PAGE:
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Publisher's Summary

The Economic Consequences of the Peace (1919) was one of the most important documents to come out of World War I - specifically the period of the Armistice and the subsequent settlement negotiations. And, a century on, it remains of particular relevance to our times - an uncompromising and forthright analysis of how international diplomacy can be suffused by personalities, prejudices, personal ambition and outright, uncontrolled feelings of revenge. 

In 1918, John Maynard Keynes - then still in his mid-30s - represented the British Treasury in Paris at the meetings which would result in the Treaty of Versailles. Highly intelligent, extremely competent and with a perspicacity and diligence which were to make him one of the key economic figures of the 20th century, he was first of all shocked and then appalled by the unseemly behaviour of the Allies’ delegates. Georges Clemenceau, the aged French diplomat, and his compatriot Field Marshall Foch were intent on extracting punitive damages from Germany which, as a by-product, would crush it economically and socially. Lloyd George, the British Prime Minister, supported the unrealistic demands for reparation because it would enable him to get reelected with a comfortable majority. President Woodrow Wilson, though full of idealism, proved no match against the wiles of hardened European negotiators. 

Keynes saw clearly that the reparations the Allies wanted to extract would prove impossible for Germany to meet without placing its population at starvation levels, crushing its industry for decades to come, and sowing the seeds for another round of terrible violence - either through communist revolution as in Russia, or by an upsurge of right-wing nationalism. In the spring of 1919 Keynes left Paris, returning to England to write this damning account of what happens when older and entrenched politicians pursue their own ends.  

With a considerable amount of detail, Keynes matches the undeniable war damage on one side and the inability of Germany, stripped of its monarchy, its merchant fleet, its colonies and important coal mines, to pay $30 billion in reparations, with the sword of Damocles of compound interesting hanging over late payments. Keynes’ measured logic cannot wholly disguise a deeply felt European passion as old men, still mired in nationalistic protectionism, concluded a treaty that led, ineluctably, towards another world war, as Keynes predicted. The Economic Consequence of the Peace is required listening in the 21st century. Jonathan Keeble brilliantly relays Keynes’ concerns.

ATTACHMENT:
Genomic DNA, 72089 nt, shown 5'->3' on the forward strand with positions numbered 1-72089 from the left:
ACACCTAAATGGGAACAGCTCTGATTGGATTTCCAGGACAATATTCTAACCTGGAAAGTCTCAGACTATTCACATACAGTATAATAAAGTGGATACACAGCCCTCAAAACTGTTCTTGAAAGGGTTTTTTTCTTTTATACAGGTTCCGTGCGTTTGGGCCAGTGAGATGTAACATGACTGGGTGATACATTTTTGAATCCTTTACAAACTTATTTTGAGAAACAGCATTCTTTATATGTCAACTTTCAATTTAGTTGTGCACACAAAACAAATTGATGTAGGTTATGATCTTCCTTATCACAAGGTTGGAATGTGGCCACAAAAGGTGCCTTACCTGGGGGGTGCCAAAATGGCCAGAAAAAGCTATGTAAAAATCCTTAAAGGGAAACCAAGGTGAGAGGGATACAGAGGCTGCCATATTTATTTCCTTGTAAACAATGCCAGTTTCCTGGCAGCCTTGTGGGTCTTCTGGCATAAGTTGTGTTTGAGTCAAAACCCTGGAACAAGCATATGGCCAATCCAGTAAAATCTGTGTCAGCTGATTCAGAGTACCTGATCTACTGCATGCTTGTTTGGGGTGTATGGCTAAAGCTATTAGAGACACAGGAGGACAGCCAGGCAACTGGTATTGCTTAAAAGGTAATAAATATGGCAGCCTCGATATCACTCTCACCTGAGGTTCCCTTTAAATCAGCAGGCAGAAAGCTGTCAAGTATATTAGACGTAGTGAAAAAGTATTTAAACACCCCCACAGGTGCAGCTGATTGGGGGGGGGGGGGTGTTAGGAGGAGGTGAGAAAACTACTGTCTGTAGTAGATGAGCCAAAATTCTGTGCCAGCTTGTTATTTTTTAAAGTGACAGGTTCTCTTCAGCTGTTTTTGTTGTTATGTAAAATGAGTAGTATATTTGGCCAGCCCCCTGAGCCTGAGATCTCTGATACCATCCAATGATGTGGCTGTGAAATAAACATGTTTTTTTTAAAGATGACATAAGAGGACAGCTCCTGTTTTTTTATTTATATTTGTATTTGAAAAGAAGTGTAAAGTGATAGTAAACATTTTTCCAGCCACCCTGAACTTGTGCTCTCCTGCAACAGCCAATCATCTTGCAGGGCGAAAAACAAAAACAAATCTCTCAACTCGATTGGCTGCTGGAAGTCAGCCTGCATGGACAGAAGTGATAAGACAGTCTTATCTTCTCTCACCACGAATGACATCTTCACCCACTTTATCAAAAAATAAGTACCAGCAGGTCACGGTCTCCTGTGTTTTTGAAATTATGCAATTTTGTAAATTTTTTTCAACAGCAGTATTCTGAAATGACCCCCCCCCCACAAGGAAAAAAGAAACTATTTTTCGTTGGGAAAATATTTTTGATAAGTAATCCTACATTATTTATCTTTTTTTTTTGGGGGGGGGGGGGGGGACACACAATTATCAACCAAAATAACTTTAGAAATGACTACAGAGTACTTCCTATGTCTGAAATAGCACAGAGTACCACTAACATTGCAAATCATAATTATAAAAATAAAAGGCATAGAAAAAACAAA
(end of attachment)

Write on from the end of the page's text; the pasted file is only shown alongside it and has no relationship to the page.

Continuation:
Public Domain (P)2018 Ukemi Productions Ltd

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  • philip
  • 24-12-20

Work of Genius

Keyes was one of the most brilliant men of the 20th century. It is stimulating to listen to such brilliance. One expects dryness from an economist, but Keynes was a great writer. I’ve read several books on the Treaty of Versailles, most notably Margaret Mitchell’s excellent Paris 1919. But nobody clarifies the defects of the Treaty as well as Keynes. In fact he rips it to shreds and backs it up with the math. He also shreds Woodrow Wilson. Some historians have speculated that Wilson’s failure may have been due to contracting the “Spanish Flu”. However Keynes portrays Wilson as unequipped from the start and a second rate intellect. Quite brutal take down. The narrator Keeble is quite good.

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  • DaveN...
  • 16-12-20

The consequences of revenge economics

The audiobook is beautifully read by Jonathan Keeble with feeling and gravitas: the indignation and astonished disbelief of JMK's prose shines through in the performance. Clemenceau, Wilson and Lloyd George all get a thorough tongue-lashing by Keynes. As a “story”, the Economic Consequences of the Peace reads like the dissection of a slow-motion car-crash where the resultant Treaty of Versailles ineluctably leads to 1933 and thence to WWII. Absolutely fascinating.

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  • Rohan
  • 05-10-18

how smart was this guy

listening today to something written in 1919 and knowing how thibgs turned out.. Amazimg guy.